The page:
We do not yet know the full danger of the new variants of SARS-CoV-2, whether the B.117 variant first identified in the UK, the B.1.351 variant first identified in South Africa or any of the other new mutations being identified as I write. These variants may be more transmissible, may be more dangerous, may evade vaccines and will certainly – like with the Biogen conference – be encouraged to spread by this type of mass gathering. Moreover, any novel variants will be quickly taken back to the home countries of the athletes and attendees, potentially facilitating the spread of novel dangerous strains.
Importantly, the IOC must not be seduced - as so many others have - into thinking that a negative test for Covid-19 is a free pass. A test just represents a person’s infection status at a single moment in time. It is great for surveillance (“is disease present, in general”), but not for individual-level prevention (“is this particular person safe”). And there is no way to avoid that some people will interpret their negative test as a license to go unmasked, whether eating and drinking in the Olympic Village, or within hotels and bars. We need only look back to the Super Bowl and images of unmasked revelers in the streets of Tampa to see how easily social distancing and protective measures break down in the face of sport-fueled celebration. Even Peter Diamandis, the founder of the XPrize and a coronavirus vaccine company founder, admitted that testing alone is an insufficient strategy – after dozens of people got sick at a conference he hosted. Testing alone will not protect the Summer Games, either.
Finally, we do not yet know what percentage of attendees or of Japanese citizens will be vaccinated by the time the Olympics roll around. Low- and middle-income countries, in particular, are having a much harder time securing vaccines. Even Japan predicts that at best a minority of its citizens will be vaccinated by the time of the Games. Were everyone protected, the risk of the Games would be smaller. Without universal vaccination of not just athletes, but also staff, spectators and the host communities, this event will mix the vaccinated and the unvaccinated with potentially tragic consequences, both in Japan and across the world.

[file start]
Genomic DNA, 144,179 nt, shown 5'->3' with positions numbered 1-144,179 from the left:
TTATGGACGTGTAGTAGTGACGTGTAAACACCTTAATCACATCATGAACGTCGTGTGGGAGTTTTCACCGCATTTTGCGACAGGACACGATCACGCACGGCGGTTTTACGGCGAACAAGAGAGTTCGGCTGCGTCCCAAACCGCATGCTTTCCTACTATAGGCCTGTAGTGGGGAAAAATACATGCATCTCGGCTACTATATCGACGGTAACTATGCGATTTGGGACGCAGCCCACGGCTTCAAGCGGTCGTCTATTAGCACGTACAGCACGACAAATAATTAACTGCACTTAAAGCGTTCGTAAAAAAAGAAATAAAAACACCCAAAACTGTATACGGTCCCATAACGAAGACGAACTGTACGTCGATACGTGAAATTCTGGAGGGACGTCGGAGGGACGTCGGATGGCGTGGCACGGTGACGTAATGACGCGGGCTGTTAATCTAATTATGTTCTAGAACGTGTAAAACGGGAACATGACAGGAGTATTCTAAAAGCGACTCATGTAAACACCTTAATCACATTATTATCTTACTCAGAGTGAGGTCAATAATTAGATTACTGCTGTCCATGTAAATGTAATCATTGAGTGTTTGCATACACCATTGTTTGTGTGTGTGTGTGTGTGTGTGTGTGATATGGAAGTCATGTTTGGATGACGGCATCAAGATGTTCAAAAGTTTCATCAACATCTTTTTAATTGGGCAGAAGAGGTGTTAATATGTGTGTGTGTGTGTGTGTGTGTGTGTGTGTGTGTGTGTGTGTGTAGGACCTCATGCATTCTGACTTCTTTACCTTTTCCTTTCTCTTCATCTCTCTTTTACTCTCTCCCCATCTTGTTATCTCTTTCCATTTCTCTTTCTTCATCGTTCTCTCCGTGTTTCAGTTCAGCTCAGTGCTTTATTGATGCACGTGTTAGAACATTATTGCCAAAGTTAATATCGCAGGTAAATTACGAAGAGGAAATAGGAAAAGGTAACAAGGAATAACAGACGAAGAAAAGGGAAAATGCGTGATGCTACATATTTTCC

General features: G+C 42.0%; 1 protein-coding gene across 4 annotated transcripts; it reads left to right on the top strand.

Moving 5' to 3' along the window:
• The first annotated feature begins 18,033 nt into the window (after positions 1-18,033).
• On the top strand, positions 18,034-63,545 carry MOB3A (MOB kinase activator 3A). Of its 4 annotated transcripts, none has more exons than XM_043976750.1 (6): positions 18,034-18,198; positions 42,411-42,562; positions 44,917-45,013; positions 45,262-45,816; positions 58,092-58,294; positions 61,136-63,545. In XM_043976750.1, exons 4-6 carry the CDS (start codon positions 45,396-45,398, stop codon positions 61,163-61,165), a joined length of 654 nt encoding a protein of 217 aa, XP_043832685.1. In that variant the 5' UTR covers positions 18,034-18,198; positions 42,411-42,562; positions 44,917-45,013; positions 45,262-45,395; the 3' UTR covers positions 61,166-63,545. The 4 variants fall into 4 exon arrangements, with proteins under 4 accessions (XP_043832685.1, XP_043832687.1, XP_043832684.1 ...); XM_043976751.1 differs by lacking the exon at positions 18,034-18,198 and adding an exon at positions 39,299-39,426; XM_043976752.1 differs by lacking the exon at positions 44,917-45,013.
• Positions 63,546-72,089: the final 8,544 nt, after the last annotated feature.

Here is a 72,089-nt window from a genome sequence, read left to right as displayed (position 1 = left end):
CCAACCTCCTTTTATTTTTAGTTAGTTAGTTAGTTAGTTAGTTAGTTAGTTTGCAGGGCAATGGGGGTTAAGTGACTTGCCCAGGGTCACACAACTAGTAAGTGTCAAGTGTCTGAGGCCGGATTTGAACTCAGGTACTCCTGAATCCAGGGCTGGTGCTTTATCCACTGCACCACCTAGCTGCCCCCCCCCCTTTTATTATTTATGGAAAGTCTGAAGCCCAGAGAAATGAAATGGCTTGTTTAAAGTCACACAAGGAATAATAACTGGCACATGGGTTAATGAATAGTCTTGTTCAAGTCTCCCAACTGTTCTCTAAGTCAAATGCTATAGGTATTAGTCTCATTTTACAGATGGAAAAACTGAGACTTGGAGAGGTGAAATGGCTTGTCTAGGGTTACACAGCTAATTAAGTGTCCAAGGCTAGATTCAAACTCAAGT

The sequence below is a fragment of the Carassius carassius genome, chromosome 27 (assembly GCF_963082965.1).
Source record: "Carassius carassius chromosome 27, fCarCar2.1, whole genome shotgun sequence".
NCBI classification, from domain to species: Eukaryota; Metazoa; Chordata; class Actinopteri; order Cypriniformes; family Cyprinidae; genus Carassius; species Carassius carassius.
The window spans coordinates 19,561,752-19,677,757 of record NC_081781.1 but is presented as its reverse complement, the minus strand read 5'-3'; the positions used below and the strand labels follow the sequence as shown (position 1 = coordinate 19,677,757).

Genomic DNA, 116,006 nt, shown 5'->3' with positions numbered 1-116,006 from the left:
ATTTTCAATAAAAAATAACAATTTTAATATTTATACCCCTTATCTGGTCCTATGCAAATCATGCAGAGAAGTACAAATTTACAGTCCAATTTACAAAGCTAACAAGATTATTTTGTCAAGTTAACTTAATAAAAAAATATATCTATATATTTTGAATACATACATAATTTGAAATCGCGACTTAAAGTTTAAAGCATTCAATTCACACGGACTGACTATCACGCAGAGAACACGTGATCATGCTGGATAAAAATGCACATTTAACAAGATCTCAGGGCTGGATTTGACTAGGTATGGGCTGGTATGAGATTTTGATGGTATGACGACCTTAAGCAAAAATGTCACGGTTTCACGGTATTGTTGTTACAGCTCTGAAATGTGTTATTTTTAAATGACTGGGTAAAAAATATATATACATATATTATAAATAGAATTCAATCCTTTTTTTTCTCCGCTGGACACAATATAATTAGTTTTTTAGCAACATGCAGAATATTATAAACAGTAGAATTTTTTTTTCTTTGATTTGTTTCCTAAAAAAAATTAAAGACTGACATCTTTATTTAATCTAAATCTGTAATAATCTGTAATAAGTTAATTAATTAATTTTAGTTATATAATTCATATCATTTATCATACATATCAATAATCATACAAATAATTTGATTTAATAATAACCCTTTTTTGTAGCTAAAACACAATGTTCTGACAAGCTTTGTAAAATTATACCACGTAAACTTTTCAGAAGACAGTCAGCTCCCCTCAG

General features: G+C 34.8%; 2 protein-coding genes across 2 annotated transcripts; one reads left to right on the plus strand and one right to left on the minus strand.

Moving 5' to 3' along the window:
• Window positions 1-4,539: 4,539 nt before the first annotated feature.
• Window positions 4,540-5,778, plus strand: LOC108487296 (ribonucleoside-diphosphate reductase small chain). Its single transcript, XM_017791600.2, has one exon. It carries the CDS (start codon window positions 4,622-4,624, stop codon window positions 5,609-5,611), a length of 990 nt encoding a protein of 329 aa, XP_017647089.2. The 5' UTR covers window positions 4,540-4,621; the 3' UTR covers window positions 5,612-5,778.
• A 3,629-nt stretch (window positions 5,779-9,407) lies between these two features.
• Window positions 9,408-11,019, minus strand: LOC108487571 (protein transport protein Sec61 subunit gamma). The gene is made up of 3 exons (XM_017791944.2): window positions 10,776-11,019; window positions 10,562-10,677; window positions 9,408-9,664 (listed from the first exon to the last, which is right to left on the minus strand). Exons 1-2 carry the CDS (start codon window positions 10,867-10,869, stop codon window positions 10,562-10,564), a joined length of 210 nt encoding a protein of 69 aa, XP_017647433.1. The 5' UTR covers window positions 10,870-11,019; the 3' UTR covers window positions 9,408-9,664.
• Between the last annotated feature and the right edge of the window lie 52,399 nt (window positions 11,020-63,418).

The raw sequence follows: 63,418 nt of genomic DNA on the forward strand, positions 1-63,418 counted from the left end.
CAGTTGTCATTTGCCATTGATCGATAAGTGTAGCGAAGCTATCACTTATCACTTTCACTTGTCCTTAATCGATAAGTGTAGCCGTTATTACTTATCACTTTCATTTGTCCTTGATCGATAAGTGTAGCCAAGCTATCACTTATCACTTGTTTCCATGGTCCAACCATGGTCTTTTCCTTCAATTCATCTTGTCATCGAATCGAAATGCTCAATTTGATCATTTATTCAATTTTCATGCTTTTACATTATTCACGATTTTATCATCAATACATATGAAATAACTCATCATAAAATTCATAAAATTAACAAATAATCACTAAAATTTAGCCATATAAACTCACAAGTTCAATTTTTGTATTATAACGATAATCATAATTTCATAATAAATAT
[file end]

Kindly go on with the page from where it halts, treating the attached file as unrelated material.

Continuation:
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Ultimately, neither Japan nor the athletes’ home countries can let down their guard. There is a reason that both the United States’ Centers for Disease Control and Prevention and the World Health Organization strongly discourage mass gatherings in the context of continued community transmission.
I wish we would either limit the Games to just the athletes, or insist on vaccination for all – including spectators and host communities - who are part of the celebrations. Yes, these events deserve to go on, for the sake of the athletes – but we cannot pretend that the current recommended precautions are adequate. If the IOC doesn’t do better, it risks seeding a worldwide repeat of 2020.